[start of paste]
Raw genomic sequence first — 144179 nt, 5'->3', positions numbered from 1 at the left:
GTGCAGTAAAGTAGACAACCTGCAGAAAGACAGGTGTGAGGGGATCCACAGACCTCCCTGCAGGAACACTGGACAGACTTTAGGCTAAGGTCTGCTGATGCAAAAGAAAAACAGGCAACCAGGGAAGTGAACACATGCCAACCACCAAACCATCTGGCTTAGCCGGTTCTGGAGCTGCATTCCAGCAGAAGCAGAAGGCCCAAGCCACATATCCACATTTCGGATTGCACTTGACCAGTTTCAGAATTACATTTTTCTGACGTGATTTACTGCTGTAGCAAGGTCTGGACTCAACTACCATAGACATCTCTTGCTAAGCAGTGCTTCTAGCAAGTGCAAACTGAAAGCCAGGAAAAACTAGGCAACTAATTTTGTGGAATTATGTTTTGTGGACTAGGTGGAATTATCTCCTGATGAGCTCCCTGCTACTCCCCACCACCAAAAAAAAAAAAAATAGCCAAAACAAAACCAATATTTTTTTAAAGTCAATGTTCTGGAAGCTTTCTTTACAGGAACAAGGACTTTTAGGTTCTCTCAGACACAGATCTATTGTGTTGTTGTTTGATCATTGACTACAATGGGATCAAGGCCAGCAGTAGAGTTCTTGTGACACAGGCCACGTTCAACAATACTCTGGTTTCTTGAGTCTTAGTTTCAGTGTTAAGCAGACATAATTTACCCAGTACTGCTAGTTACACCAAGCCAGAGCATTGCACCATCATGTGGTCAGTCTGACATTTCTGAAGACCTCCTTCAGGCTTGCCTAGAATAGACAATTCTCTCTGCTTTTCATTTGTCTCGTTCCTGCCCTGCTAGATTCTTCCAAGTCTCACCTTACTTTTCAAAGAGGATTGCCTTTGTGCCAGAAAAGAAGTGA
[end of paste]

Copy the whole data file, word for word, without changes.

Raw genomic sequence first — 144179 nt, 5'->3', positions numbered from 1 at the left:
GTGCAGTAAAGTAGACAACCTGCAGAAAGACAGGTGTGAGGGGATCCACAGACCTCCCTGCAGGAACACTGGACAGACTTTAGGCTAAGGTCTGCTGATGCAAAAGAAAAACAGGCAACCAGGGAAGTGAACACATGCCAACCACCAAACCATCTGGCTTAGCCGGTTCTGGAGCTGCATTCCAGCAGAAGCAGAAGGCCCAAGCCACATATCCACATTTCGGATTGCACTTGACCAGTTTCAGAATTACATTTTTCTGACGTGATTTACTGCTGTAGCAAGGTCTGGACTCAACTACCATAGACATCTCTTGCTAAGCAGTGCTTCTAGCAAGTGCAAACTGAAAGCCAGGAAAAACTAGGCAACTAATTTTGTGGAATTATGTTTTGTGGACTAGGTGGAATTATCTCCTGATGAGCTCCCTGCTACTCCCCACCACCAAAAAAAAAAAAAATAGCCAAAACAAAACCAATATTTTTTTAAAGTCAATGTTCTGGAAGCTTTCTTTACAGGAACAAGGACTTTTAGGTTCTCTCAGACACAGATCTATTGTGTTGTTGTTTGATCATTGACTACAATGGGATCAAGGCCAGCAGTAGAGTTCTTGTGACACAGGCCACGTTCAACAATACTCTGGTTTCTTGAGTCTTAGTTTCAGTGTTAAGCAGACATAATTTACCCAGTACTGCTAGTTACACCAAGCCAGAGCATTGCACCATCATGTGGTCAGTCTGACATTTCTGAAGACCTCCTTCAGGCTTGCCTAGAATAGACAATTCTCTCTGCTTTTCATTTGTCTCGTTCCTGCCCTGCTAGATTCTTCCAAGTCTCACCTTACTTTTCAAAGAGGATTGCCTTTGTGCCAGAAAAGAAGTGA